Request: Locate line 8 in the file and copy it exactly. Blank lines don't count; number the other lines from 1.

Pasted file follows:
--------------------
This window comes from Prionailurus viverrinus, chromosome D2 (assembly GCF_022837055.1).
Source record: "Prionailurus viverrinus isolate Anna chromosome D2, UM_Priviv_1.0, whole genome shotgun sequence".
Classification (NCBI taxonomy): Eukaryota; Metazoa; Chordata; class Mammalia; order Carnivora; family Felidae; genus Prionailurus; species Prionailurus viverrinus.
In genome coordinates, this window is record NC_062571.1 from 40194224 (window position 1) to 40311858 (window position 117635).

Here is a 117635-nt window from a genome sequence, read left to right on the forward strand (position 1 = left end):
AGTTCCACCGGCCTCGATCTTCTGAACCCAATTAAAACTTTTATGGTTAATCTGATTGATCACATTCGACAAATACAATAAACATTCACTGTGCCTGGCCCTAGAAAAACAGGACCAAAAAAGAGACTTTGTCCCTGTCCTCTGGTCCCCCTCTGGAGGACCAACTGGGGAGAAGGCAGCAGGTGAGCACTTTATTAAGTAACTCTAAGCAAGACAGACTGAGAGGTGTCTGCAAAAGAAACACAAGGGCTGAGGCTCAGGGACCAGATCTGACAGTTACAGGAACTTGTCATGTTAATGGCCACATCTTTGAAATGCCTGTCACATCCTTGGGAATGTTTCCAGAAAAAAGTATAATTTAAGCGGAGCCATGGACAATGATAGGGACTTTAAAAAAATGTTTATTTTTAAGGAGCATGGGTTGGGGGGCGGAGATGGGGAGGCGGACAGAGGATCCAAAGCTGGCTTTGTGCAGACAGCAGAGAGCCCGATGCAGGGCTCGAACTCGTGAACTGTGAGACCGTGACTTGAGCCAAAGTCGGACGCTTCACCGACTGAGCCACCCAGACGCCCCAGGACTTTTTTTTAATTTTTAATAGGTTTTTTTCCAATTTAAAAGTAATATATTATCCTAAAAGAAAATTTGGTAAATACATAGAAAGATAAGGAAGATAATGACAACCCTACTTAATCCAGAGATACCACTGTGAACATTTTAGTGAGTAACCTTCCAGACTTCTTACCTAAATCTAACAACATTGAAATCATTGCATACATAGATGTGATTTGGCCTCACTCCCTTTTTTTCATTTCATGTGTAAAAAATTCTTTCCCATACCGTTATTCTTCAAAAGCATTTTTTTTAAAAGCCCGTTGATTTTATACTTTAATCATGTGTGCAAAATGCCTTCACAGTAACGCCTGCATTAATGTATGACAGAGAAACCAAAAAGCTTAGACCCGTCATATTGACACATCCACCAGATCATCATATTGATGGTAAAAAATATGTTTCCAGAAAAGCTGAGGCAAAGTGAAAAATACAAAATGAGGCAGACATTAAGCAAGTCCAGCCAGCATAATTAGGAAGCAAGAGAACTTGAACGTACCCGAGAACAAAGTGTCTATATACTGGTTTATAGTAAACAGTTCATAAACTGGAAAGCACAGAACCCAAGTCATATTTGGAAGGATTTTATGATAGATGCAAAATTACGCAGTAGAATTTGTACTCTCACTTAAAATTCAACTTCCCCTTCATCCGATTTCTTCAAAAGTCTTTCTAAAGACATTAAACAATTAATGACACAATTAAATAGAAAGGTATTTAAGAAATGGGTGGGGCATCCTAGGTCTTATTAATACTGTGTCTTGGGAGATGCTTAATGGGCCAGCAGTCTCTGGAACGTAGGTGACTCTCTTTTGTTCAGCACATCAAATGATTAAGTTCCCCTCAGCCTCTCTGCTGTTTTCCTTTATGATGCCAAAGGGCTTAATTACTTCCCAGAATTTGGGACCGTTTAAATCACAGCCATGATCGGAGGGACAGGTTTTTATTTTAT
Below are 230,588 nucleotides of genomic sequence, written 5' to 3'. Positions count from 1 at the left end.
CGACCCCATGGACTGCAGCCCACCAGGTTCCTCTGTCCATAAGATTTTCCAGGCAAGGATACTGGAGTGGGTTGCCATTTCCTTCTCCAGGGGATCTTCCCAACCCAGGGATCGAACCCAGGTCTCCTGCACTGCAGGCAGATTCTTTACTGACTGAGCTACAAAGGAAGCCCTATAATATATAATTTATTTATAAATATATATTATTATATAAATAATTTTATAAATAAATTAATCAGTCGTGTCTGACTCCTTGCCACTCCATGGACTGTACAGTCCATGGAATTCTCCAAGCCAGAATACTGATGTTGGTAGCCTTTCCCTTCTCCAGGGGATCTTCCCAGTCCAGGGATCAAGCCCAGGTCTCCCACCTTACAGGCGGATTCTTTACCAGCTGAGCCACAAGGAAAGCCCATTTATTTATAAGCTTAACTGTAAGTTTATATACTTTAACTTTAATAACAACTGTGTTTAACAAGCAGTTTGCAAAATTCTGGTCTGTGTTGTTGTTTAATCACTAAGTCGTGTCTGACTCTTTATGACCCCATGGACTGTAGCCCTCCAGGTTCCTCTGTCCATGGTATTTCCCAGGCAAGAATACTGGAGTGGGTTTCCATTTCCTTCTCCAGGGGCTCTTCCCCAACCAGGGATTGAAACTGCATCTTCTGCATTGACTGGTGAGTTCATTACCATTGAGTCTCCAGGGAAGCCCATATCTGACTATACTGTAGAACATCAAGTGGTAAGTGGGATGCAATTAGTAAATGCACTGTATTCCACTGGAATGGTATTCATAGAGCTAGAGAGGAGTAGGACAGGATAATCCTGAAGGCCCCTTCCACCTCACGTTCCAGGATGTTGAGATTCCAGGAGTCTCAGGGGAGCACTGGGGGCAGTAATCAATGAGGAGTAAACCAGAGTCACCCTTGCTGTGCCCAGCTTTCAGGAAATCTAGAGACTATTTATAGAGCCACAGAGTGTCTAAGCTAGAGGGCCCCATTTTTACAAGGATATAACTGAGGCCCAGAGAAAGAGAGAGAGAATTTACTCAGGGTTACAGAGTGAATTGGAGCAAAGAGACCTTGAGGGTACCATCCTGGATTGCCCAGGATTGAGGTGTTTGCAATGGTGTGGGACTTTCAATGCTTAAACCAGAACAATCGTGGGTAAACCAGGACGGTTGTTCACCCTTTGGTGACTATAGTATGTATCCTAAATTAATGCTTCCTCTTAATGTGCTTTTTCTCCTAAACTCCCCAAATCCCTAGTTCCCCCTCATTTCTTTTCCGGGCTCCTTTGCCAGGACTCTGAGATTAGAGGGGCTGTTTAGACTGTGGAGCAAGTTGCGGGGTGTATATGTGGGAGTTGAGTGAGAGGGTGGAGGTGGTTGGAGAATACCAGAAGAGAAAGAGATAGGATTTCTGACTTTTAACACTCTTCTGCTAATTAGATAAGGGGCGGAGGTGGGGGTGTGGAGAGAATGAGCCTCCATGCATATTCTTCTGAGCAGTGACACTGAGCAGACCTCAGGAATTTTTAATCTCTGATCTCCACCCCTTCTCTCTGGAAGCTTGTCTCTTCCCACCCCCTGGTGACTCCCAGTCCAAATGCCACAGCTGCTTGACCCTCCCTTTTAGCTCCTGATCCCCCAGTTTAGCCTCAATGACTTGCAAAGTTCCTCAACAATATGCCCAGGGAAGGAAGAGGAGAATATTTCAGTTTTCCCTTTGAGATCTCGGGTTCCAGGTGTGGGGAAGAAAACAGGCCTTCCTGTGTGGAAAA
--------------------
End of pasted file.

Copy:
CGACCCCATGGACTGCAGCCCACCAGGTTCCTCTGTCCATAAGATTTTCCAGGCAAGGATACTGGAGTGGGTTGCCATTTCCTTCTCCAGGGGATCTTCCCAACCCAGGGATCGAACCCAGGTCTCCTGCACTGCAGGCAGATTCTTTACTGACTGAGCTACAAAGGAAGCCCTATAATATATAATTTATTTATAAATATATATTATTATATAAATAATTTTATAAATAAATTAATCAGTCGTGTCTGACTCCTTGCCACTCCATGGACTGTACAGTCCATGGAATTCTCCAAGCCAGAATACTGATGTTGGTAGCCTTTCCCTTCTCCAGGGGATCTTCCCAGTCCAGGGATCAAGCCCAGGTCTCCCACCTTACAGGCGGATTCTTTACCAGCTGAGCCACAAGGAAAGCCCATTTATTTATAAGCTTAACTGTAAGTTTATATACTTTAACTTTAATAACAACTGTGTTTAACAAGCAGTTTGCAAAATTCTGGTCTGTGTTGTTGTTTAATCACTAAGTCGTGTCTGACTCTTTATGACCCCATGGACTGTAGCCCTCCAGGTTCCTCTGTCCATGGTATTTCCCAGGCAAGAATACTGGAGTGGGTTTCCATTTCCTTCTCCAGGGGCTCTTCCCCAACCAGGGATTGAAACTGCATCTTCTGCATTGACTGGTGAGTTCATTACCATTGAGTCTCCAGGGAAGCCCATATCTGACTATACTGTAGAACATCAAGTGGTAAGTGGGATGCAATTAGTAAATGCACTGTATTCCACTGGAATGGTATTCATAGAGCTAGAGAGGAGTAGGACAGGATAATCCTGAAGGCCCCTTCCACCTCACGTTCCAGGATGTTGAGATTCCAGGAGTCTCAGGGGAGCACTGGGGGCAGTAATCAATGAGGAGTAAACCAGAGTCACCCTTGCTGTGCCCAGCTTTCAGGAAATCTAGAGACTATTTATAGAGCCACAGAGTGTCTAAGCTAGAGGGCCCCATTTTTACAAGGATATAACTGAGGCCCAGAGAAAGAGAGAGAGAATTTACTCAGGGTTACAGAGTGAATTGGAGCAAAGAGACCTTGAGGGTACCATCCTGGATTGCCCAGGATTGAGGTGTTTGCAATGGTGTGGGACTTTCAATGCTTAAACCAGAACAATCGTGGGTAAACCAGGACGGTTGTTCACCCTTTGGTGACTATAGTATGTATCCTAAATTAATGCTTCCTCTTAATGTGCTTTTTCTCCTAAACTCCCCAAATCCCTAGTTCCCCCTCATTTCTTTTCCGGGCTCCTTTGCCAGGACTCTGAGATTAGAGGGGCTGTTTAGACTGTGGAGCAAGTTGCGGGGTGTATATGTGGGAGTTGAGTGAGAGGGTGGAGGTGGTTGGAGAATACCAGAAGAGAAAGAGATAGGATTTCTGACTTTTAACACTCTTCTGCTAATTAGATAAGGGGCGGAGGTGGGGGTGTGGAGAGAATGAGCCTCCATGCATATTCTTCTGAGCAGTGACACTGAGCAGACCTCAGGAATTTTTAATCTCTGATCTCCACCCCTTCTCTCTGGAAGCTTGTCTCTTCCCACCCCCTGGTGACTCCCAGTCCAAATGCCACAGCTGCTTGACCCTCCCTTTTAGCTCCTGATCCCCCAGTTTAGCCTCAATGACTTGCAAAGTTCCTCAACAATATGCCCAGGGAAGGAAGAGGAGAATATTTCAGTTTTCCCTTTGAGATCTCGGGTTCCAGGTGTGGGGAAGAAAACAGGCCTTCCTGTGTGGAAAA